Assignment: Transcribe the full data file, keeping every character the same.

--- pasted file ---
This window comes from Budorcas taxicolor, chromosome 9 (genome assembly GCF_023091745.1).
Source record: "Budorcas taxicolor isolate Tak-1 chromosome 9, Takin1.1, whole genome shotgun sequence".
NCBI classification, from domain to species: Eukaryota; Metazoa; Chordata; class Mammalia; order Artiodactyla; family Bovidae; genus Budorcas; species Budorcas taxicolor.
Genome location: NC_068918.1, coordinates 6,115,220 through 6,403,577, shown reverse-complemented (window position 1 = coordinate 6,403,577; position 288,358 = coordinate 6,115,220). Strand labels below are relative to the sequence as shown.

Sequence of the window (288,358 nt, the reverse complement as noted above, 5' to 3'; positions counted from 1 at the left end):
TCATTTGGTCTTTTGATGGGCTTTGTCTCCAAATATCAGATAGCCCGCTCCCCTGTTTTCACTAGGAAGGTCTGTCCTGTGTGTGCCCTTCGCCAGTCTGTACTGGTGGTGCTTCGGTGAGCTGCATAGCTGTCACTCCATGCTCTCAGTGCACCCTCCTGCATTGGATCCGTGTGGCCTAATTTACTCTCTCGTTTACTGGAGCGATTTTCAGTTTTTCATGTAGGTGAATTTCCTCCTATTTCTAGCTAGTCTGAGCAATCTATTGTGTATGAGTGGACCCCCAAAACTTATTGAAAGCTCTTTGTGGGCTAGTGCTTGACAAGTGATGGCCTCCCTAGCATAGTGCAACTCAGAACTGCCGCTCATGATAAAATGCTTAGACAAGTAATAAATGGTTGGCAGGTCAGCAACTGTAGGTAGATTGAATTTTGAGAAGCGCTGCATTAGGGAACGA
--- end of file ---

This window comes from Budorcas taxicolor, chromosome 9 (genome assembly GCF_023091745.1).
Source record: "Budorcas taxicolor isolate Tak-1 chromosome 9, Takin1.1, whole genome shotgun sequence".
NCBI classification, from domain to species: Eukaryota; Metazoa; Chordata; class Mammalia; order Artiodactyla; family Bovidae; genus Budorcas; species Budorcas taxicolor.
Genome location: NC_068918.1, coordinates 6,115,220 through 6,403,577, shown reverse-complemented (window position 1 = coordinate 6,403,577; position 288,358 = coordinate 6,115,220). Strand labels below are relative to the sequence as shown.

Sequence of the window (288,358 nt, the reverse complement as noted above, 5' to 3'; positions counted from 1 at the left end):
TCATTTGGTCTTTTGATGGGCTTTGTCTCCAAATATCAGATAGCCCGCTCCCCTGTTTTCACTAGGAAGGTCTGTCCTGTGTGTGCCCTTCGCCAGTCTGTACTGGTGGTGCTTCGGTGAGCTGCATAGCTGTCACTCCATGCTCTCAGTGCACCCTCCTGCATTGGATCCGTGTGGCCTAATTTACTCTCTCGTTTACTGGAGCGATTTTCAGTTTTTCATGTAGGTGAATTTCCTCCTATTTCTAGCTAGTCTGAGCAATCTATTGTGTATGAGTGGACCCCCAAAACTTATTGAAAGCTCTTTGTGGGCTAGTGCTTGACAAGTGATGGCCTCCCTAGCATAGTGCAACTCAGAACTGCCGCTCATGATAAAATGCTTAGACAAGTAATAAATGGTTGGCAGGTCAGCAACTGTAGGTAGATTGAATTTTGAGAAGCGCTGCATTAGGGAACGA